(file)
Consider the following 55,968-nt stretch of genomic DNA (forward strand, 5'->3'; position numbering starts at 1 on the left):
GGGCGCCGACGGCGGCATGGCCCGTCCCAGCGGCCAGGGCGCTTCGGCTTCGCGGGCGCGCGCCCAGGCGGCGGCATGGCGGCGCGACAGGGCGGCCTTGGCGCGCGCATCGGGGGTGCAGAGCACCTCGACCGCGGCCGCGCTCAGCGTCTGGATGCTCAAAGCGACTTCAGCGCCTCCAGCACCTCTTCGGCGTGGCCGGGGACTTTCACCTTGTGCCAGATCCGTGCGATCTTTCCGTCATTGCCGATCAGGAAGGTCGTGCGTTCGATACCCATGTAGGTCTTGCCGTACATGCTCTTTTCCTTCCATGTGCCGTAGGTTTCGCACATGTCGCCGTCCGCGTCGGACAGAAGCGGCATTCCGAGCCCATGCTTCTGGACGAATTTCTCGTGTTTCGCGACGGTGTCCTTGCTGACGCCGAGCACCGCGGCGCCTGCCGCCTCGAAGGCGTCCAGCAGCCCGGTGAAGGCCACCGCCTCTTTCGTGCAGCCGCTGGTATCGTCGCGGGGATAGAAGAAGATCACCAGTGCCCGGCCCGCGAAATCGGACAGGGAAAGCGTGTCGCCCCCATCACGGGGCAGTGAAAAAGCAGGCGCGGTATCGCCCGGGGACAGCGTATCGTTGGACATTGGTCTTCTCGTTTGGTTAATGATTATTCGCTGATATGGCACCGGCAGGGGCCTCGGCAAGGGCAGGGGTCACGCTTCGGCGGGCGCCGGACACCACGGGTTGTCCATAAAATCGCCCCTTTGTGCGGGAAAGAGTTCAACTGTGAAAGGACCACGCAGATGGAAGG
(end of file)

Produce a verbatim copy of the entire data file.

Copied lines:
Consider the following 55,968-nt stretch of genomic DNA (forward strand, 5'->3'; position numbering starts at 1 on the left):
GGGCGCCGACGGCGGCATGGCCCGTCCCAGCGGCCAGGGCGCTTCGGCTTCGCGGGCGCGCGCCCAGGCGGCGGCATGGCGGCGCGACAGGGCGGCCTTGGCGCGCGCATCGGGGGTGCAGAGCACCTCGACCGCGGCCGCGCTCAGCGTCTGGATGCTCAAAGCGACTTCAGCGCCTCCAGCACCTCTTCGGCGTGGCCGGGGACTTTCACCTTGTGCCAGATCCGTGCGATCTTTCCGTCATTGCCGATCAGGAAGGTCGTGCGTTCGATACCCATGTAGGTCTTGCCGTACATGCTCTTTTCCTTCCATGTGCCGTAGGTTTCGCACATGTCGCCGTCCGCGTCGGACAGAAGCGGCATTCCGAGCCCATGCTTCTGGACGAATTTCTCGTGTTTCGCGACGGTGTCCTTGCTGACGCCGAGCACCGCGGCGCCTGCCGCCTCGAAGGCGTCCAGCAGCCCGGTGAAGGCCACCGCCTCTTTCGTGCAGCCGCTGGTATCGTCGCGGGGATAGAAGAAGATCACCAGTGCCCGGCCCGCGAAATCGGACAGGGAAAGCGTGTCGCCCCCATCACGGGGCAGTGAAAAAGCAGGCGCGGTATCGCCCGGGGACAGCGTATCGTTGGACATTGGTCTTCTCGTTTGGTTAATGATTATTCGCTGATATGGCACCGGCAGGGGCCTCGGCAAGGGCAGGGGTCACGCTTCGGCGGGCGCCGGACACCACGGGTTGTCCATAAAATCGCCCCTTTGTGCGGGAAAGAGTTCAACTGTGAAAGGACCACGCAGATGGAAGG